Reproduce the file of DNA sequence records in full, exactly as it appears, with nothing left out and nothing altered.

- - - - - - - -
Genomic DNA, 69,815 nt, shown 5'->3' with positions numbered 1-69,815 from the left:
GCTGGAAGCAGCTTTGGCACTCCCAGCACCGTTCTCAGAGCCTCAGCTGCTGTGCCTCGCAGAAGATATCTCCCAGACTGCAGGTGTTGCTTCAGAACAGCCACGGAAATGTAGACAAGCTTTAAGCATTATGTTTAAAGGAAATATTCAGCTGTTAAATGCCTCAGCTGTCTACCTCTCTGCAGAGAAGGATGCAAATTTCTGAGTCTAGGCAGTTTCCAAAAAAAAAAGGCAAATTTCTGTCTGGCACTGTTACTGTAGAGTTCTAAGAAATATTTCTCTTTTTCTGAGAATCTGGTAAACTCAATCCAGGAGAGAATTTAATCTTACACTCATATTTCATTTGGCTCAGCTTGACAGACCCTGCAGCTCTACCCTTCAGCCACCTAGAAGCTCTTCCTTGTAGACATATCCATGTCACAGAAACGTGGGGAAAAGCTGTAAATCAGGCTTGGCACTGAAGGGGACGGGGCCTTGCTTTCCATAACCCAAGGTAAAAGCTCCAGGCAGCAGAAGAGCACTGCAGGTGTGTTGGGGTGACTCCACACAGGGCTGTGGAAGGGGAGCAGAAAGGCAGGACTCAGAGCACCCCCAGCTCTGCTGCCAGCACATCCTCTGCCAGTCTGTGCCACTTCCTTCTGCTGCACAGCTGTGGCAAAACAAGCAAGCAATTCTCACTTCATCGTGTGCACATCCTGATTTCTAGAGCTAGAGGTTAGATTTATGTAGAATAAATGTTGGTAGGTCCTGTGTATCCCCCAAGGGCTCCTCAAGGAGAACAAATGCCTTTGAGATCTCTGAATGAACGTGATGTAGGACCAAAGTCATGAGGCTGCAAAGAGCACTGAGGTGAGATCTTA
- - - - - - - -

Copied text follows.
Genomic DNA, 69,815 nt, shown 5'->3' with positions numbered 1-69,815 from the left:
GCTGGAAGCAGCTTTGGCACTCCCAGCACCGTTCTCAGAGCCTCAGCTGCTGTGCCTCGCAGAAGATATCTCCCAGACTGCAGGTGTTGCTTCAGAACAGCCACGGAAATGTAGACAAGCTTTAAGCATTATGTTTAAAGGAAATATTCAGCTGTTAAATGCCTCAGCTGTCTACCTCTCTGCAGAGAAGGATGCAAATTTCTGAGTCTAGGCAGTTTCCAAAAAAAAAAGGCAAATTTCTGTCTGGCACTGTTACTGTAGAGTTCTAAGAAATATTTCTCTTTTTCTGAGAATCTGGTAAACTCAATCCAGGAGAGAATTTAATCTTACACTCATATTTCATTTGGCTCAGCTTGACAGACCCTGCAGCTCTACCCTTCAGCCACCTAGAAGCTCTTCCTTGTAGACATATCCATGTCACAGAAACGTGGGGAAAAGCTGTAAATCAGGCTTGGCACTGAAGGGGACGGGGCCTTGCTTTCCATAACCCAAGGTAAAAGCTCCAGGCAGCAGAAGAGCACTGCAGGTGTGTTGGGGTGACTCCACACAGGGCTGTGGAAGGGGAGCAGAAAGGCAGGACTCAGAGCACCCCCAGCTCTGCTGCCAGCACATCCTCTGCCAGTCTGTGCCACTTCCTTCTGCTGCACAGCTGTGGCAAAACAAGCAAGCAATTCTCACTTCATCGTGTGCACATCCTGATTTCTAGAGCTAGAGGTTAGATTTATGTAGAATAAATGTTGGTAGGTCCTGTGTATCCCCCAAGGGCTCCTCAAGGAGAACAAATGCCTTTGAGATCTCTGAATGAACGTGATGTAGGACCAAAGTCATGAGGCTGCAAAGAGCACTGAGGTGAGATCTTA